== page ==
By Ken MacLeod

GRAFTON (CBS) – President Donald Trump singed an executive order Wednesday, revamping the whole approach to treating kidney disease in this country. And a 19-year-old from Grafton is among the 30 million Americans who could benefit.

“I just try to keep busy,” said Samantha Cleveland, “so I don’t focus on why I feel so terrible.”

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Samantha still battles through chronic fatigue to ride her horse, but is well aware that thousands of people die every year waiting for a kidney.

“I try not to think about it,” she said, “because right now I’m doing OK.”

Samantha Cleveland (WBZ-TV)

But after losing one kidney at age 4, and with the other steadily failing, dialysis will be needed sooner rather than later – and Samantha is already hunting a living donor for a transplant.

“We knew this day would come,” her mother said.

Alyssa Cleveland fights back tears as she thinks about her daughter’s fragile health, and the executive order signed Wednesday by the president, which – among other things – aims to double the number of kidney transplants by the year 2030.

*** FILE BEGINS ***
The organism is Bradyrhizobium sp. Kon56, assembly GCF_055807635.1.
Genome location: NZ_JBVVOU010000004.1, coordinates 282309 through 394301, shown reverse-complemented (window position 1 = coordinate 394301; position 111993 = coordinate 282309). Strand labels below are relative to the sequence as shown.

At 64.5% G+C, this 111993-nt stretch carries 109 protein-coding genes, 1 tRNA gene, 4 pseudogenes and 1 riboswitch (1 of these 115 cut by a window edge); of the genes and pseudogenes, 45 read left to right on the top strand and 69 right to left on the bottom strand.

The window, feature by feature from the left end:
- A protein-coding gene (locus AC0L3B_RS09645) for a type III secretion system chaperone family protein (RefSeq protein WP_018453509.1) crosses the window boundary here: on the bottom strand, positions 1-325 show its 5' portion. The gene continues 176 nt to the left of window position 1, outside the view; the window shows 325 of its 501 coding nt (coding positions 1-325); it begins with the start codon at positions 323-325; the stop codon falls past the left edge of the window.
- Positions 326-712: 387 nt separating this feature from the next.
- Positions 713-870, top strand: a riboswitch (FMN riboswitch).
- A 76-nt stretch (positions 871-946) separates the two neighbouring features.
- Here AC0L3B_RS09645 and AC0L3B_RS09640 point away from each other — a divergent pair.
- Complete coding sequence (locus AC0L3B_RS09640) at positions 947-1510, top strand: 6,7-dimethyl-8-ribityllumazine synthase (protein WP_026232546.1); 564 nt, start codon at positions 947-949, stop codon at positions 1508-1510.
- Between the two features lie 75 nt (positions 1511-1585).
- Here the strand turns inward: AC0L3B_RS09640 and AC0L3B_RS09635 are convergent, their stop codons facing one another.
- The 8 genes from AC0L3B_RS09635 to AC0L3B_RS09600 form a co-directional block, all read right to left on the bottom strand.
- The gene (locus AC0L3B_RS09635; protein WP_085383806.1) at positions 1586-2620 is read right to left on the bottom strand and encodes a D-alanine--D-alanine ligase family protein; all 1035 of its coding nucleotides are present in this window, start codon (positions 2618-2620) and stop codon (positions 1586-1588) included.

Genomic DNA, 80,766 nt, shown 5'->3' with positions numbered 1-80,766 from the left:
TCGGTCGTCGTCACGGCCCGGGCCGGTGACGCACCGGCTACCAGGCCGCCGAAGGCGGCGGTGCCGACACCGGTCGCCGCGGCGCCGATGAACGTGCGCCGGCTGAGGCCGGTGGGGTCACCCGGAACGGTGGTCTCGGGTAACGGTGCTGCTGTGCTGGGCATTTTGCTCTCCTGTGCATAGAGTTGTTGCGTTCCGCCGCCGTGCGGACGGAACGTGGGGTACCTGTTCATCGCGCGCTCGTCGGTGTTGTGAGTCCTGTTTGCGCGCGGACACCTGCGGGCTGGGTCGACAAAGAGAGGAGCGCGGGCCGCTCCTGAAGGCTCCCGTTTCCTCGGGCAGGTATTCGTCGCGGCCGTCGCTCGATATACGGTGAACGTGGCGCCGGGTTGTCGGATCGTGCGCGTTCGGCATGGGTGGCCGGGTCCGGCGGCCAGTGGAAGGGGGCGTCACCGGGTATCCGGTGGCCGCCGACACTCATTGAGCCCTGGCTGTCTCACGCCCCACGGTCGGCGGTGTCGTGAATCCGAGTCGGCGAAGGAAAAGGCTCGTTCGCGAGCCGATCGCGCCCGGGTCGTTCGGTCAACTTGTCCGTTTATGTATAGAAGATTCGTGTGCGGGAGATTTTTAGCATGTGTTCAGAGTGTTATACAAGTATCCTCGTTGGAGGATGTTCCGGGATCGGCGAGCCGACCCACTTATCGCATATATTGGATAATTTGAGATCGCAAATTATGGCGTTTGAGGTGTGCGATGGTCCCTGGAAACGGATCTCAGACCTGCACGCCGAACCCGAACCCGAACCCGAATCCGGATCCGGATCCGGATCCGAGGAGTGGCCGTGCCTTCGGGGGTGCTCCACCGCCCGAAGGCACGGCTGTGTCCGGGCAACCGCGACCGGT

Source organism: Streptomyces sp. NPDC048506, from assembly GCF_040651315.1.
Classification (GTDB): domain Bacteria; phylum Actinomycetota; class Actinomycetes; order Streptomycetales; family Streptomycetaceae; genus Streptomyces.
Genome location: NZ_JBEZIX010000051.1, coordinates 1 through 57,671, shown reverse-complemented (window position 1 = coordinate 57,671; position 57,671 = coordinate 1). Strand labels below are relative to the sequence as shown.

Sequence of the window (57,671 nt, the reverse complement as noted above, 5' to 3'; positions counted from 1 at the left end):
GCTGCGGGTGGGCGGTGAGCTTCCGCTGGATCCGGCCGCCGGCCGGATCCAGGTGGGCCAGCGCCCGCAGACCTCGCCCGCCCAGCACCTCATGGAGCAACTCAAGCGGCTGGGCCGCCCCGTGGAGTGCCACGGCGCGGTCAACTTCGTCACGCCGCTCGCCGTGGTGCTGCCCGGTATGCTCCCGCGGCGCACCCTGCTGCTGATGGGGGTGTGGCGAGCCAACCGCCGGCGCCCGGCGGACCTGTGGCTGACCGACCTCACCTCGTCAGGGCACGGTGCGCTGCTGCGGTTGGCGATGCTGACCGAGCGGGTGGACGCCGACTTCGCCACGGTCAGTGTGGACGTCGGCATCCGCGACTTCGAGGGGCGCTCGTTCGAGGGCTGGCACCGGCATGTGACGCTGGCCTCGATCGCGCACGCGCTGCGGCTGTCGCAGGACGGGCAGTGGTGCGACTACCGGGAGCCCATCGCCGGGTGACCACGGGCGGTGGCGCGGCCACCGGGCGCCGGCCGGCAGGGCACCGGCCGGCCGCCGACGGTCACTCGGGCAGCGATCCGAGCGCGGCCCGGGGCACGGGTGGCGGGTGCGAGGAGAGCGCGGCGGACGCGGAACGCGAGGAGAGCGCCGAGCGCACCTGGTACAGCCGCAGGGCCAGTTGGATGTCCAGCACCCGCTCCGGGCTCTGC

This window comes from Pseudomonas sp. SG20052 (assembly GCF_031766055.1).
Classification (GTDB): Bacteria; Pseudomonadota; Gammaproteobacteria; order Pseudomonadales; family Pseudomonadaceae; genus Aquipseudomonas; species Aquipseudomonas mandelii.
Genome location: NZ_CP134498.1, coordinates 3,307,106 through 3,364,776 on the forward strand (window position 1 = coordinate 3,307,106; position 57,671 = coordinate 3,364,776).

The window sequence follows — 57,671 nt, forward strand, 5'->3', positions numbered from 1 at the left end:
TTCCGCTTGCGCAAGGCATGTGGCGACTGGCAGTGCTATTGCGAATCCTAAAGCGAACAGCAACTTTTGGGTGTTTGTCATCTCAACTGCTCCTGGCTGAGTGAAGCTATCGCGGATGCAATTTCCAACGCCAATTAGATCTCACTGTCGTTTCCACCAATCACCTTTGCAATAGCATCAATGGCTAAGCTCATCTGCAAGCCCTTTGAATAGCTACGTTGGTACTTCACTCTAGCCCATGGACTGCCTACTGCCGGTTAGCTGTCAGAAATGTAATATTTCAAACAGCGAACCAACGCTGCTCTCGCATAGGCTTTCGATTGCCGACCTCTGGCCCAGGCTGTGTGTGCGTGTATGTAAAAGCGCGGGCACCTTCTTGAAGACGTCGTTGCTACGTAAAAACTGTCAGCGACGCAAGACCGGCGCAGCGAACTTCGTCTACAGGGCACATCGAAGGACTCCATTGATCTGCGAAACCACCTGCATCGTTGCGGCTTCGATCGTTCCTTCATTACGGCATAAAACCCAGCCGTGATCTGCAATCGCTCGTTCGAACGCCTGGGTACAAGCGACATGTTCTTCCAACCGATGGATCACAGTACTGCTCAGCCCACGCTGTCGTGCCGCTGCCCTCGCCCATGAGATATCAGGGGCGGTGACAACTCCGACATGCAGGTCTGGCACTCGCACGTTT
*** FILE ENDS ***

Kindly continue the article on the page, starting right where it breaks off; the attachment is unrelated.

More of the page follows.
“My order supports the selfless individuals who donate kidneys,” proclaimed Mr. Trump.

Samantha Cleveland (WBZ-TV)

It does that by offering to repay healthy people for many costs they incur donating one of their two kidneys – things like travel, lost wages and child care.

“I’m hoping this will encourage people to reach out,” Samantha’s Mom said.

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And that would be huge.

Because of the 115,000 Americans on the organ transplant waiting list, 80 percent need a kidney. And of the 21,000 made available last year less than a third came from living donors.

“I think it’s a solid plan,” said Samantha.

Her Mom agrees. “I think it will give people more hope.”

Hope for patients like Samantha – and a giant money saver for Uncle Sam. Medicare now pays out more than $110 billion annually for kidney care – mostly on expensive dialysis for late stage renal failure.

Aggressive early treatment and many more living donor transplants would save billions.

“The goal is to find a living donor before I get to that point,” said Samantha, “so that I’m not already in the mud before I need a new kidney.”

Samantha is looking to ride horses for a long time.

“I’m sure there’s going to be some kinks along the way,” she said. “But I’m hoping it works – for everyone’s sake – and for me, as well.”

The Trump plan calls for moving the bulk of kidney dialysis away from clinics – and into the home. Much cheaper.

It also mandates stricter oversight of the 58 non-profits that collect organs for transplant – and decide where they go.

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As for Samantha, chronic fatigue has forces her to put college on hold. But she hopes that’s just temporary.

Ken MacLeod